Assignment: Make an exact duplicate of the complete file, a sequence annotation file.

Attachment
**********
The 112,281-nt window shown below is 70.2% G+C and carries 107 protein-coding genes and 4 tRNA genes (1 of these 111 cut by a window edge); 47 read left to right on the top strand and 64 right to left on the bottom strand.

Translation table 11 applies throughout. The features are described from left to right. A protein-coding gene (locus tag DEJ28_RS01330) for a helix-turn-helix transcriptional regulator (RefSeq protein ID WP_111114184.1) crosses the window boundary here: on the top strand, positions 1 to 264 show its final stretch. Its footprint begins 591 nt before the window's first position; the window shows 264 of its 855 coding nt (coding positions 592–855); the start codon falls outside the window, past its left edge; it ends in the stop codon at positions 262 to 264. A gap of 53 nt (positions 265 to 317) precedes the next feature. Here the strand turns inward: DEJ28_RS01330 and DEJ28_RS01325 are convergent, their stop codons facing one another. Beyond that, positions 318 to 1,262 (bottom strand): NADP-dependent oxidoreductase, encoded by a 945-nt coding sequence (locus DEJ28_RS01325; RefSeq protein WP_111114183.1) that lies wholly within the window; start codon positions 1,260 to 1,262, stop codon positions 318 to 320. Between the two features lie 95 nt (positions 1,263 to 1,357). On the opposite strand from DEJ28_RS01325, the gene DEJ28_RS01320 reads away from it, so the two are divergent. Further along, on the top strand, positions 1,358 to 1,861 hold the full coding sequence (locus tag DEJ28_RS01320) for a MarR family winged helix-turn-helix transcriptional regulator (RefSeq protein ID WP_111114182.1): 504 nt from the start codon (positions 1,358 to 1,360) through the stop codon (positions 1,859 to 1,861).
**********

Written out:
The 112,281-nt window shown below is 70.2% G+C and carries 107 protein-coding genes and 4 tRNA genes (1 of these 111 cut by a window edge); 47 read left to right on the top strand and 64 right to left on the bottom strand.

Translation table 11 applies throughout. The features are described from left to right. A protein-coding gene (locus tag DEJ28_RS01330) for a helix-turn-helix transcriptional regulator (RefSeq protein ID WP_111114184.1) crosses the window boundary here: on the top strand, positions 1 to 264 show its final stretch. Its footprint begins 591 nt before the window's first position; the window shows 264 of its 855 coding nt (coding positions 592–855); the start codon falls outside the window, past its left edge; it ends in the stop codon at positions 262 to 264. A gap of 53 nt (positions 265 to 317) precedes the next feature. Here the strand turns inward: DEJ28_RS01330 and DEJ28_RS01325 are convergent, their stop codons facing one another. Beyond that, positions 318 to 1,262 (bottom strand): NADP-dependent oxidoreductase, encoded by a 945-nt coding sequence (locus DEJ28_RS01325; RefSeq protein WP_111114183.1) that lies wholly within the window; start codon positions 1,260 to 1,262, stop codon positions 318 to 320. Between the two features lie 95 nt (positions 1,263 to 1,357). On the opposite strand from DEJ28_RS01325, the gene DEJ28_RS01320 reads away from it, so the two are divergent. Further along, on the top strand, positions 1,358 to 1,861 hold the full coding sequence (locus tag DEJ28_RS01320) for a MarR family winged helix-turn-helix transcriptional regulator (RefSeq protein ID WP_111114182.1): 504 nt from the start codon (positions 1,358 to 1,360) through the stop codon (positions 1,859 to 1,861).